it seemed like everyone left in the eau claire scene in the fall of 2014 started merging together, started working with each other exclusively on new projects, so i wasn’t too surprised to see lowkey radical come out of that.  i’ve only really talked to eric (wells, bka sayth) about it; what’s your level of involvement?

the lowkey radical thing acts more as a collective than as a label.  eric hit me up about it awhile ago.  we were already playing shows together and collaborating on different things; alex (tronson, bka north house) and i are making songs together, alex and serena (wagner, bka sniffle party) are making songs, serena and i are making songs.  it was sort of a natural spirit of collaboration.  we all have different styles, so it made sense to put an umbrella on it.

do you think having that collective platform helps broaden your accessibility to audiences that wouldn’t otherwise find you?

i’ve seen it, yeah.  we dropped this tape and now i think a lot of people are going to hear my stuff that haven’t before because of sayth.  i don’t want to feel like i’m leeching off his popularity, but anytime anyone releases something, the squad just puts out the call and you make a big splash on social media.  it’s teamwork.  it’s a lot easier to go at something from a collective standpoint, to think about where the label’s at and how your stuff can fit into that puzzle.  if any one of us happens to blow up, it would have this residual effect on everyone else.  we’re all taking bets on each other, and it helps that we really actually fuck with everyone else’s music.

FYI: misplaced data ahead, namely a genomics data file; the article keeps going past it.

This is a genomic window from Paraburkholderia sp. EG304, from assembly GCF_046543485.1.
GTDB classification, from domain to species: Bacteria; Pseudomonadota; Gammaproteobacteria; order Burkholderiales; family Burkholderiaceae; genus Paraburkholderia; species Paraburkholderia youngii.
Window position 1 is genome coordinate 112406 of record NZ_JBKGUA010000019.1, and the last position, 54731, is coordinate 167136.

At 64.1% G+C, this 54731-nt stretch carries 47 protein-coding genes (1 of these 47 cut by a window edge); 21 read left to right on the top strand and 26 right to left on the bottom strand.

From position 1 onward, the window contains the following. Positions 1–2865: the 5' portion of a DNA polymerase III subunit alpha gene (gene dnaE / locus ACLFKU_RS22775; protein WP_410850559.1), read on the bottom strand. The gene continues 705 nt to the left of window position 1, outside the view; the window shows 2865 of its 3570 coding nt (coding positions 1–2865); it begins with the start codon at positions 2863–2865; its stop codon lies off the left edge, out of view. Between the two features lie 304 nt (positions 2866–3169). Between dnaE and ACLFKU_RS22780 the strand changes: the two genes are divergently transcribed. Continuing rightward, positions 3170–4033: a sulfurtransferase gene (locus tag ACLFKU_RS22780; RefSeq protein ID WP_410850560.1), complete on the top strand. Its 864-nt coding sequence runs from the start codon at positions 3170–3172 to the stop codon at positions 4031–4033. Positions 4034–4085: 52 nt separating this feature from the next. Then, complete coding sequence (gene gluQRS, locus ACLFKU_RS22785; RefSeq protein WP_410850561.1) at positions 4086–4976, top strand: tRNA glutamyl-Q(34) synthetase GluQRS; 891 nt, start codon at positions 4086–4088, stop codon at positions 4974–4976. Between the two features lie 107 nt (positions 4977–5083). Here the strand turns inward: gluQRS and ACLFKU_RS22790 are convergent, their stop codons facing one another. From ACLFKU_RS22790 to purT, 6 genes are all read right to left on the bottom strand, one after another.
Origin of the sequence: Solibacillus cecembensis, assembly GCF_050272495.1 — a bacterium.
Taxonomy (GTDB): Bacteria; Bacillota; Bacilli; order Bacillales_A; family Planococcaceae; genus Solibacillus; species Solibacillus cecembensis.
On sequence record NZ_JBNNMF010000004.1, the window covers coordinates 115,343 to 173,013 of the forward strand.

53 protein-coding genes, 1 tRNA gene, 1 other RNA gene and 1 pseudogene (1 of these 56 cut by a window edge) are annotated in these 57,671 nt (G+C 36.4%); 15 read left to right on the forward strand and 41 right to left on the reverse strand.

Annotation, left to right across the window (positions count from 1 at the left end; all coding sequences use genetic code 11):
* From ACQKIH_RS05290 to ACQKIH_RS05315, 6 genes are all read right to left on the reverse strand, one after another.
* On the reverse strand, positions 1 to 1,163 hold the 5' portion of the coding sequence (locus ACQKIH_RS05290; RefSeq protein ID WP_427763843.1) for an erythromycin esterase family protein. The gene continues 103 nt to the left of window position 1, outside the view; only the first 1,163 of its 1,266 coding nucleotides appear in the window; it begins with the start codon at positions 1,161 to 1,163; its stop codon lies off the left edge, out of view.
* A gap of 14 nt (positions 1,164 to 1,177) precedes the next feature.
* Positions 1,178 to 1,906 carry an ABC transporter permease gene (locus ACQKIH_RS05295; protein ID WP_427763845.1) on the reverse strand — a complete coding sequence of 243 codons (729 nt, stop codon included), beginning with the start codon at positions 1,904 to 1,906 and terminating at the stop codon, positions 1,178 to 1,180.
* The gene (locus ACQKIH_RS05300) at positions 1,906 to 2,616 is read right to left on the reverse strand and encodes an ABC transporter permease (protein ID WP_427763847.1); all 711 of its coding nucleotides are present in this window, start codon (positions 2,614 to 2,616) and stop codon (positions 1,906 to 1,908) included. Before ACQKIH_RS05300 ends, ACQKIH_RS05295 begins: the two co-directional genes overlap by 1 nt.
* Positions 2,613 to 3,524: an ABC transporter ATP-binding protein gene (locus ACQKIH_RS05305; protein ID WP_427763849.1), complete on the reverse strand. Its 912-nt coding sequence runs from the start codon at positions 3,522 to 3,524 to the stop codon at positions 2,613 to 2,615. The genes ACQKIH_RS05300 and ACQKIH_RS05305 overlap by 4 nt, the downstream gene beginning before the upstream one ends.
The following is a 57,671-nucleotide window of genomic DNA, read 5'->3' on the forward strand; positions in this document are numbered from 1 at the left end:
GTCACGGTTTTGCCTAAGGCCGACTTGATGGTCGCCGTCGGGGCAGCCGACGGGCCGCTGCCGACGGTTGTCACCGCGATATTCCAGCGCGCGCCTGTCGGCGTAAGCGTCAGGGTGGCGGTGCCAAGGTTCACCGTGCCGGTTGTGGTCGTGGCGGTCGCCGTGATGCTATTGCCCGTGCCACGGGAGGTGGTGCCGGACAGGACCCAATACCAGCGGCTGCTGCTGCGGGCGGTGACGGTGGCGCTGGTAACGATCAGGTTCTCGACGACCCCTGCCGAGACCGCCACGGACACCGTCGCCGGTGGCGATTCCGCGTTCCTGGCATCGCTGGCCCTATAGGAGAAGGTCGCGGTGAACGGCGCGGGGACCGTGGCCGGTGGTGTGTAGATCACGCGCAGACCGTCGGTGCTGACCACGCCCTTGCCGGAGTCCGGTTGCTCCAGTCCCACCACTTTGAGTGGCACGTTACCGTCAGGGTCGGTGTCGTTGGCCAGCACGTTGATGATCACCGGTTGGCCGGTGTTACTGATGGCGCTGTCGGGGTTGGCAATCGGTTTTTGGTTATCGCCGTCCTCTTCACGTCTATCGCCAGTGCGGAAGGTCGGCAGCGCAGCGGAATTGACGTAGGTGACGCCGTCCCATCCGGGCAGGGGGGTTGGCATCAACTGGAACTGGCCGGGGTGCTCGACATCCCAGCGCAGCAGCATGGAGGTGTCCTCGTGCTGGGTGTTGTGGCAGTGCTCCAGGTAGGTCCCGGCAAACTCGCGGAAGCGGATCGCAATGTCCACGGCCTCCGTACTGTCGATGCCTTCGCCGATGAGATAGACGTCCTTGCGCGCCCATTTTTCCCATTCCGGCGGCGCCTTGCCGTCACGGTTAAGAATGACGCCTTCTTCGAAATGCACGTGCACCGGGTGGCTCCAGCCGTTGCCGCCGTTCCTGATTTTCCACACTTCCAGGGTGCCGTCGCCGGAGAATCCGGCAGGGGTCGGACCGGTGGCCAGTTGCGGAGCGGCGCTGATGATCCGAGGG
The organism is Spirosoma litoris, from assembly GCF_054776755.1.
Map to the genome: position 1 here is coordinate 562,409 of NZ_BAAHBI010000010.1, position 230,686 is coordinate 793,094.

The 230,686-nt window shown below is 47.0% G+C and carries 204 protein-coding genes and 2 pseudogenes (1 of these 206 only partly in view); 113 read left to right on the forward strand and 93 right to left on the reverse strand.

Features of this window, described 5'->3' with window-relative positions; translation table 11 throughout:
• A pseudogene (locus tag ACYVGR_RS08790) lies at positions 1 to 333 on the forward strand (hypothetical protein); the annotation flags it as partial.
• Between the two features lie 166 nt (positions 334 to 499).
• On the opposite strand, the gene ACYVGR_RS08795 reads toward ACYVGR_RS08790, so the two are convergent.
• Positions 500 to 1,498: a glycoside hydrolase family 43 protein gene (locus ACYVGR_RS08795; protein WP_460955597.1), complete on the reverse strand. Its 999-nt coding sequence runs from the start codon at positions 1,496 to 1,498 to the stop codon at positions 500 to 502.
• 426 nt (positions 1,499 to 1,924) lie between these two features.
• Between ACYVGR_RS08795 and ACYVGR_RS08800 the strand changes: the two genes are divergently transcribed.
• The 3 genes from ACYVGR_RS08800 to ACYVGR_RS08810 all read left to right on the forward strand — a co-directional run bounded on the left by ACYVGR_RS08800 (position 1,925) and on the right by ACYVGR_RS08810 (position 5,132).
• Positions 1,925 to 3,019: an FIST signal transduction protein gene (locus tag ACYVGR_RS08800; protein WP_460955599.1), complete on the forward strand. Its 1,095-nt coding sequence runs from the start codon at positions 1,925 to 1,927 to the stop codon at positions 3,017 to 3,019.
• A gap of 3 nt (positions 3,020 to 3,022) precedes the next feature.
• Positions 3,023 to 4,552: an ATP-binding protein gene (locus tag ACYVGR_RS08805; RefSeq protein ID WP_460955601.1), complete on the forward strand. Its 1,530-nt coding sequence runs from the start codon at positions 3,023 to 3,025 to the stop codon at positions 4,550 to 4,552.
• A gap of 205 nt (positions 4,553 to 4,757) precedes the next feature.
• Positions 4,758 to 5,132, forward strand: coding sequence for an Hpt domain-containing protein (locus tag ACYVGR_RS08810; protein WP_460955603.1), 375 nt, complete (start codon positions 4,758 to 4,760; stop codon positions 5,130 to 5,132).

we can collaborate on different things musically, but i can hit eric up about a show or something, we can share a pool of resources and brainpower.  the label elevates the level of our music, i think; it’s nice to have people to bounce ideas off of, especially when you’re a solo artist.  alex and i always bounce beats off each other. he’s the person i send all my stuff to, even when it’s not done.

do you want to step back and do more physical releases?

i think so.  i think i could put this ep out on cd or something.  it would be nice to have, especially after a show, because people might really like the music, but i’m relying on them to go to my soundcloud page. and i’m not even telling them to do that when i’m on stage.  i’m having fun writing songs and playing shows, but if i’m going to take this more seriously there’s going to have to be more stuff like that.  the fact that i’m not relying on this financially helps.

does that lack of urgency help your creative process?

i think so, yeah.  i’m a slow writer in almost everything.  it takes me awhile to fully form an idea, so this gives me time to get things right.  i take a lot of old ideas and let them sit for a minute, then revisit them and polish.  i’ll make a minute-and-a-half beat and i’ll bounce that, put it on a mix cd and drive around listening to it in my car, maybe write some lyrics to it and record them on a voice memo.  if you listened to the voice memos on my phone it would be hella embarrassing because you can barely hear the beat through the speakers and it’s just me belting while i’m watching traffic hoping no cop sees me.